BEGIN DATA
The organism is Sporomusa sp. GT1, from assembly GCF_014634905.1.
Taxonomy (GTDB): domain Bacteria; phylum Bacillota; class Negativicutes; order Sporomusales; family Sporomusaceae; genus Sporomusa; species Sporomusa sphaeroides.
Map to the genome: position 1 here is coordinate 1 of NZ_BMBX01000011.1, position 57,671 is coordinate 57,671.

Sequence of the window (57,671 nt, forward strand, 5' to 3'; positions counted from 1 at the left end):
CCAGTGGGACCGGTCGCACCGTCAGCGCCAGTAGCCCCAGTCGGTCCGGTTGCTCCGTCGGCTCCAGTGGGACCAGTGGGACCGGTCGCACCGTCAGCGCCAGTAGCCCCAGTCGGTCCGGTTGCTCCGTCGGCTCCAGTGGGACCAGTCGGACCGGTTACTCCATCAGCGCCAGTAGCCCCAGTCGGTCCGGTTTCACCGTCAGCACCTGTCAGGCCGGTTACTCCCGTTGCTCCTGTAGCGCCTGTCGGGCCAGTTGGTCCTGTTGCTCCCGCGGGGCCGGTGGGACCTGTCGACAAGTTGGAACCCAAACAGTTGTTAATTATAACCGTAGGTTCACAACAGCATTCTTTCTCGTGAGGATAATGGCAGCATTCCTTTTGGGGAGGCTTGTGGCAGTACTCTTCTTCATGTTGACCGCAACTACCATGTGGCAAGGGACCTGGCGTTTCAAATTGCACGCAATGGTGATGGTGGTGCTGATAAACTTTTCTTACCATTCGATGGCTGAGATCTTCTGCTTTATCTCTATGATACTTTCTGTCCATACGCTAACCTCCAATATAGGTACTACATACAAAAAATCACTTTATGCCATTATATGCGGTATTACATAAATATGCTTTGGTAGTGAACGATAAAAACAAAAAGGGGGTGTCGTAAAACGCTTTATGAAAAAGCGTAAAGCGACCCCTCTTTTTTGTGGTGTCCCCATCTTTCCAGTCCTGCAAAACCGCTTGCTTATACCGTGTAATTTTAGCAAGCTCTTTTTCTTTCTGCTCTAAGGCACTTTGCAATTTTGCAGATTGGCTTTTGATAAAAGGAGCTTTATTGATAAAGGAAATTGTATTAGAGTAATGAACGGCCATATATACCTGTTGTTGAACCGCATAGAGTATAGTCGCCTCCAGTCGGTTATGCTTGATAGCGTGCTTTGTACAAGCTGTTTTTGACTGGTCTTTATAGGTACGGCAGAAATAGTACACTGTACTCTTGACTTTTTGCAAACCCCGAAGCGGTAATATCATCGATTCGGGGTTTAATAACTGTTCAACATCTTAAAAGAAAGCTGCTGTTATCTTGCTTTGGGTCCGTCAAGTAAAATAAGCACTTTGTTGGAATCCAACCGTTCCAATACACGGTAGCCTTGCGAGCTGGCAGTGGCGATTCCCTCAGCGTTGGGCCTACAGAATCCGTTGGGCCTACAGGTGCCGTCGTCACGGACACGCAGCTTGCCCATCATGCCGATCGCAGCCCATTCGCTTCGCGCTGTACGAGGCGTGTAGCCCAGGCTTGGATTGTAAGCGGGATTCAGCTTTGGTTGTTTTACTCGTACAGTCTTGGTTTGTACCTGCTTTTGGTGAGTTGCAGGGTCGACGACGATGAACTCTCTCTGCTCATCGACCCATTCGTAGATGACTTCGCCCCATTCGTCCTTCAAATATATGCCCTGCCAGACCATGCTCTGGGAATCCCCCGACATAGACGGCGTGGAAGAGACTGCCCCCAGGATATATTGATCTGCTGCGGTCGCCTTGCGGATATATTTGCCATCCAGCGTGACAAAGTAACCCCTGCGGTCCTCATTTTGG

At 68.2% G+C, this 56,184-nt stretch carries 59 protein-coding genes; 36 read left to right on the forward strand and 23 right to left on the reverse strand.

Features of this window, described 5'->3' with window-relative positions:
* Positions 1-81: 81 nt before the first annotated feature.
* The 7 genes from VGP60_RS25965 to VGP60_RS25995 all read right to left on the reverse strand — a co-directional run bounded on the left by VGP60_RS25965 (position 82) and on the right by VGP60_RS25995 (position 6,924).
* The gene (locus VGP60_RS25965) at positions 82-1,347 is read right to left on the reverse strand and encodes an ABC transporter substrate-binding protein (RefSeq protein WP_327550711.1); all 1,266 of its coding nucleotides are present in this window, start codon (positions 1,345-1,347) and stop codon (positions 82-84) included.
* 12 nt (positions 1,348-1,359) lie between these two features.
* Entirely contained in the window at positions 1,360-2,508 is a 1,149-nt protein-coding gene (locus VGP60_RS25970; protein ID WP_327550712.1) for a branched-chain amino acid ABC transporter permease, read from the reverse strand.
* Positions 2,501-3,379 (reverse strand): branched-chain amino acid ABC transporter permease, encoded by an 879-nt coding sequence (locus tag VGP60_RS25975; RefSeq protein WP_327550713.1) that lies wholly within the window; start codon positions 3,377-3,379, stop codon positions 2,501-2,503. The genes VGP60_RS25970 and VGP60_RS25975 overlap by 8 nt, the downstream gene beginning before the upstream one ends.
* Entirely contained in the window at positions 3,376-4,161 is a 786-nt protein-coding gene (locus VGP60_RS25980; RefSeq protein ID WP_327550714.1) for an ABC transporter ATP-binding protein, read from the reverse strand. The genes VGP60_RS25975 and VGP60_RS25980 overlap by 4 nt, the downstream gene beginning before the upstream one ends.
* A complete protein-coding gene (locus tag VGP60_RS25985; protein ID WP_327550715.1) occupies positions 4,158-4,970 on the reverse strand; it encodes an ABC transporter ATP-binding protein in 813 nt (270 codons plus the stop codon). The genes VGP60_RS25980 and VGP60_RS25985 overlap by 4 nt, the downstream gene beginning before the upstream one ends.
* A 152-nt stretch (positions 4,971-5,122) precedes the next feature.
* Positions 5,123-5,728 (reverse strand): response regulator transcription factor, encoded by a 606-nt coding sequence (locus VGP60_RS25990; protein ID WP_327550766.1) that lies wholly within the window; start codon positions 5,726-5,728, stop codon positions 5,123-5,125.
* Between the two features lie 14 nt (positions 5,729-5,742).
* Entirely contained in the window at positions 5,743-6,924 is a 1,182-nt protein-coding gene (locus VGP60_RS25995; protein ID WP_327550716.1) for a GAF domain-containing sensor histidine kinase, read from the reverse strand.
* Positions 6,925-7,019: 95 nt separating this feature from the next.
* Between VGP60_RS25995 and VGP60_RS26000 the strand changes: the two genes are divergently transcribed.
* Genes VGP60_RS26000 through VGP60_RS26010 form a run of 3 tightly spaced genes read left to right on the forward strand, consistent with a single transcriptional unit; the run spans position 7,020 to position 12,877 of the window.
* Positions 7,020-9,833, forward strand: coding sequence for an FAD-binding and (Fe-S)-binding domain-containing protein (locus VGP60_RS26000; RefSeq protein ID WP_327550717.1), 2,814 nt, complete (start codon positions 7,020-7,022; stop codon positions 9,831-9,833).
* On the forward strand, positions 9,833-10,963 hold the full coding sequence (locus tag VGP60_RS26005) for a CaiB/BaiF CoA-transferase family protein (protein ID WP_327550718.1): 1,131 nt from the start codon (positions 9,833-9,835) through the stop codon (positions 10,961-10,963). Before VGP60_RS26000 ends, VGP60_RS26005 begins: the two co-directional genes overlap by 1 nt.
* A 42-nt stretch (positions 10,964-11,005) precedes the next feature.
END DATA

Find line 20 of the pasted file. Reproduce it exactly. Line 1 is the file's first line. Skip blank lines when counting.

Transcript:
* Positions 6,925-7,019: 95 nt separating this feature from the next.